Housie (#114)

by Brian Candler

A version of Bingo played in the UK and some other countries is called "Housie". Players buy "books" of 6 tickets. Each ticket shows exactly 15 numbers, and in each book every number from 1 to 90 is used exactly once.

A ticket is a grid of 3 rows by 9 columns. The first column contains numbers from 1 to 9; the second column numbers from 10 to 19; the third 20 to 29 and so on up until the last column, which contains numbers from 80 to 90.

Each column contains one, two or three numbers, in increasing order downwards. Each row contains exactly 5 numbers (and hence 4 blanks).

An example ticket looks like this:

+----+----+----+----+----+----+----+----+----+
| 5 | | | | 49 | | 63 | 75 | 80 |
+----+----+----+----+----+----+----+----+----+
| | | 28 | 34 | | 52 | 66 | 77 | |
+----+----+----+----+----+----+----+----+----+
| 6 | 11 | | | | 59 | 69 | | 82 |
+----+----+----+----+----+----+----+----+----+

There are two levels of quiz difficulty to choose from. Given the above rules for the validity of tickets and books, then:

1. Write a Ruby program which generates random individual tickets
or
2. Write a Ruby program which generates random complete books of tickets

Quiz Summary

Eric I. said it best in a note attached to his solution:

I really enjoyed this quiz. On the surface it seems relatively simple.
But there are some important subtleties.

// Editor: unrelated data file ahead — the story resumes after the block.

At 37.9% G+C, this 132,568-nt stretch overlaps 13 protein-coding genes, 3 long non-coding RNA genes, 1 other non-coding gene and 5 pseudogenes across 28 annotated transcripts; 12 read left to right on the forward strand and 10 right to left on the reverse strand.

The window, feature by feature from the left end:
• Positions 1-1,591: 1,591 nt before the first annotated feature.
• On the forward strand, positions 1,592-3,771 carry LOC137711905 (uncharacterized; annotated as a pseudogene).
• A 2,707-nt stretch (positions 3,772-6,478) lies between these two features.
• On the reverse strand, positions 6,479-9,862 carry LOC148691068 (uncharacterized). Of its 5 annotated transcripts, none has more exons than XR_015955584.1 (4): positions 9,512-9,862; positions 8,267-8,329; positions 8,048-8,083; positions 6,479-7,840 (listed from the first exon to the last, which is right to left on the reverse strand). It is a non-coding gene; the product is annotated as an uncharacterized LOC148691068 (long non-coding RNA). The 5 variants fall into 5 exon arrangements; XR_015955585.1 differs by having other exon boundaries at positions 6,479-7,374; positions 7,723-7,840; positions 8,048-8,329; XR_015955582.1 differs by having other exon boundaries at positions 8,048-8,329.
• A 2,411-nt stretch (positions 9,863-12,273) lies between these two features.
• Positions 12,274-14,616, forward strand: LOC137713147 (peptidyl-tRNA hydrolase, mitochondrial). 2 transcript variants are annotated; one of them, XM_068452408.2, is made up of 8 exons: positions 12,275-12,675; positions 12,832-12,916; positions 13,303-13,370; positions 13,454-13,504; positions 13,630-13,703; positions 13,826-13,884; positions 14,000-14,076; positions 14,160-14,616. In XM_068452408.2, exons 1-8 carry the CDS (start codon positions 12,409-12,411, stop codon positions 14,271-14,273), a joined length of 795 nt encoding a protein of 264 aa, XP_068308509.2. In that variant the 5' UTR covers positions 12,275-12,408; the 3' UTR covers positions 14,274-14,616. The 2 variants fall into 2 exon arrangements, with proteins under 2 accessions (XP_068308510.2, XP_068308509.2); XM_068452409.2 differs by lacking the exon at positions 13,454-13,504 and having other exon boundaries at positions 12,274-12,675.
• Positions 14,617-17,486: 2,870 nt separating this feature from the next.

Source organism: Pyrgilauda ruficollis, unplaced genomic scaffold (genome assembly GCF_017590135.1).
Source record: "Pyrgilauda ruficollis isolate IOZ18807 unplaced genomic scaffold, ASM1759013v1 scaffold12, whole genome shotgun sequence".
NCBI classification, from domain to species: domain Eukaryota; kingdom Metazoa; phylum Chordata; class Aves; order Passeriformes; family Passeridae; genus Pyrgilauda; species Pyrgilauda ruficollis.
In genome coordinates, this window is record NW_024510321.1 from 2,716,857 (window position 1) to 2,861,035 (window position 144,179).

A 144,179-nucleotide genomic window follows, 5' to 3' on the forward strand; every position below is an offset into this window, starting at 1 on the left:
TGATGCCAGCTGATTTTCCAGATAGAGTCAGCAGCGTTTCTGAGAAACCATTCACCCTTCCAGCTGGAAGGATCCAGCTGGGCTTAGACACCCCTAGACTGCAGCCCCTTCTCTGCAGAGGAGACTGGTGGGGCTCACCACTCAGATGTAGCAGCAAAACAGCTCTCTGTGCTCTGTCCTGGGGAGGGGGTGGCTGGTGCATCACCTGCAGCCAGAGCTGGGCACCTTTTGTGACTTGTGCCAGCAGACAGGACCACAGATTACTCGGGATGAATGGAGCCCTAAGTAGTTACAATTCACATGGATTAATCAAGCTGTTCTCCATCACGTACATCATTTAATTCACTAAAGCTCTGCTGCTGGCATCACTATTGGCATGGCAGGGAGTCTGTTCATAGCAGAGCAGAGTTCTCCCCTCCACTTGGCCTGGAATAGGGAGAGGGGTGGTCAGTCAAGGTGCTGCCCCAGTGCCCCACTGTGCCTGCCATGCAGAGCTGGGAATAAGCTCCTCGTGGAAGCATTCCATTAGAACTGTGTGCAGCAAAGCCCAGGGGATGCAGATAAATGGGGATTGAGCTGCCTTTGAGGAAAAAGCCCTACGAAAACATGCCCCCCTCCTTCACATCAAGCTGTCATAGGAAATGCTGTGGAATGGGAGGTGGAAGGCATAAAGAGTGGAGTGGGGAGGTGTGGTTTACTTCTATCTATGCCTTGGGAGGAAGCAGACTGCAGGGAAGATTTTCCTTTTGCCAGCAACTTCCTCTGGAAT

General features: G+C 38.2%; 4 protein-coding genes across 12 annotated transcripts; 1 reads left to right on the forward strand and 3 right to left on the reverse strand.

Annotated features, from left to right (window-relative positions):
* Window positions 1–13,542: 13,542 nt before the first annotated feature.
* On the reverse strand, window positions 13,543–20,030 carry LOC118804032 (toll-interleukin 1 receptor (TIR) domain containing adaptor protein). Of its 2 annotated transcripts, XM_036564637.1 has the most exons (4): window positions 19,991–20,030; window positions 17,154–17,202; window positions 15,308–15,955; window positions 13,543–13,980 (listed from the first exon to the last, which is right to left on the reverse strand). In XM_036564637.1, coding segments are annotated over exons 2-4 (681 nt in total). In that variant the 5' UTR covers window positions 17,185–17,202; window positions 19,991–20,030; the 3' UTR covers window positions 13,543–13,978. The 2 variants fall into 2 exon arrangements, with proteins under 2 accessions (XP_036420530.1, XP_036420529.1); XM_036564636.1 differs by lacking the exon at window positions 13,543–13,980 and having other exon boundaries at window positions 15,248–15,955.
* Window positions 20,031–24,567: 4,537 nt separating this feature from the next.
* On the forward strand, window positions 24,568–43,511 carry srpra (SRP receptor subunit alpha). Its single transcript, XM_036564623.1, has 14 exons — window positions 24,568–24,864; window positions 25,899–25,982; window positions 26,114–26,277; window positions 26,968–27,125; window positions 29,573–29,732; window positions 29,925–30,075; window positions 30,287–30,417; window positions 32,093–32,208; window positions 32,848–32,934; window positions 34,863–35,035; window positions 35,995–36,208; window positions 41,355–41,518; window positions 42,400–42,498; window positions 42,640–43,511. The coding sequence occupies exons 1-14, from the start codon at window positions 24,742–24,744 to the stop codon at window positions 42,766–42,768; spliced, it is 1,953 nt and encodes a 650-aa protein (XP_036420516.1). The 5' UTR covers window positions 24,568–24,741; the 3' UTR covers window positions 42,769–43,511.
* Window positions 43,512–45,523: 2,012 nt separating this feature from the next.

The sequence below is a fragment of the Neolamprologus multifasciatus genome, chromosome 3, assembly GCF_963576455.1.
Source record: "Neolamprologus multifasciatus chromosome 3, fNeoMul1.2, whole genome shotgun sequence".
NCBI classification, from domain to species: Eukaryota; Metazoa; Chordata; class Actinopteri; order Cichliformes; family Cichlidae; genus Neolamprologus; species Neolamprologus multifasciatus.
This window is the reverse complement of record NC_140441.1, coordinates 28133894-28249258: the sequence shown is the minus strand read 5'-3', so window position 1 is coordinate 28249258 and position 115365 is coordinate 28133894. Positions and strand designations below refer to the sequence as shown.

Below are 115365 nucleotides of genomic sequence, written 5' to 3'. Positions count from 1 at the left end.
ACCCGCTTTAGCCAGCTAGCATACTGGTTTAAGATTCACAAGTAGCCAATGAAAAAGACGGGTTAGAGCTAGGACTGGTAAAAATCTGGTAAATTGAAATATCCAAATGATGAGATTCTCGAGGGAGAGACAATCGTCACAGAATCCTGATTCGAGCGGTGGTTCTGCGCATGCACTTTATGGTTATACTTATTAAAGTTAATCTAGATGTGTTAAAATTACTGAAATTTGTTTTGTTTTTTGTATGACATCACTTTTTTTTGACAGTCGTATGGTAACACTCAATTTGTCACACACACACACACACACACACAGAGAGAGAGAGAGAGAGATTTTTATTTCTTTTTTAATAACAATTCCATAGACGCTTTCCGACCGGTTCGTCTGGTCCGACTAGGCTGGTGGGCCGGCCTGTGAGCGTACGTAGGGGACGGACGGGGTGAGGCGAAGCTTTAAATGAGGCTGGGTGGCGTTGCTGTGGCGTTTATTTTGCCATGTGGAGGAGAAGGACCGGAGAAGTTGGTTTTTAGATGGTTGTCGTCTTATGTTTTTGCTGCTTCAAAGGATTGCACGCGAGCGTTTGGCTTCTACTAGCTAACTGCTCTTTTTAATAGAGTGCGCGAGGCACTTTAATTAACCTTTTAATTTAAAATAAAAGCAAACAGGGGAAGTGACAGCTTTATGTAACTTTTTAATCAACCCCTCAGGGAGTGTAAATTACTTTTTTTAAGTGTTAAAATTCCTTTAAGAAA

This is the realization I came to as well. When Brian first suggested the quiz, we discussed the possible solutions. When I say discussed, I mean that Brian generated a nearly endless stream of excellent ideas while I watched it all happen. The more he generated, the more I realized how much I liked the problem. It's quite rich.

There are many ways to approach this quiz. Brian's own solution generates bit map patterns representing blanks and non-blanks in a ticket, then uses those patterns to construct books filling in numbers as it works. Eric I. used a backtracking search, verifying that a solution is still possible as each ticket is added. Below I will examine a slightly simpler solution, that still produces pretty good results.

Andy Restrepo's code is a random generation scheme. It builds random books from random tickets made out of random rows. If the book doesn't end up being valid, it just tries again. However, it arranges the random generation such that rows are correct more often than you might expect.

Let's jump into the code to see how it does that. The process begins with this trivial call: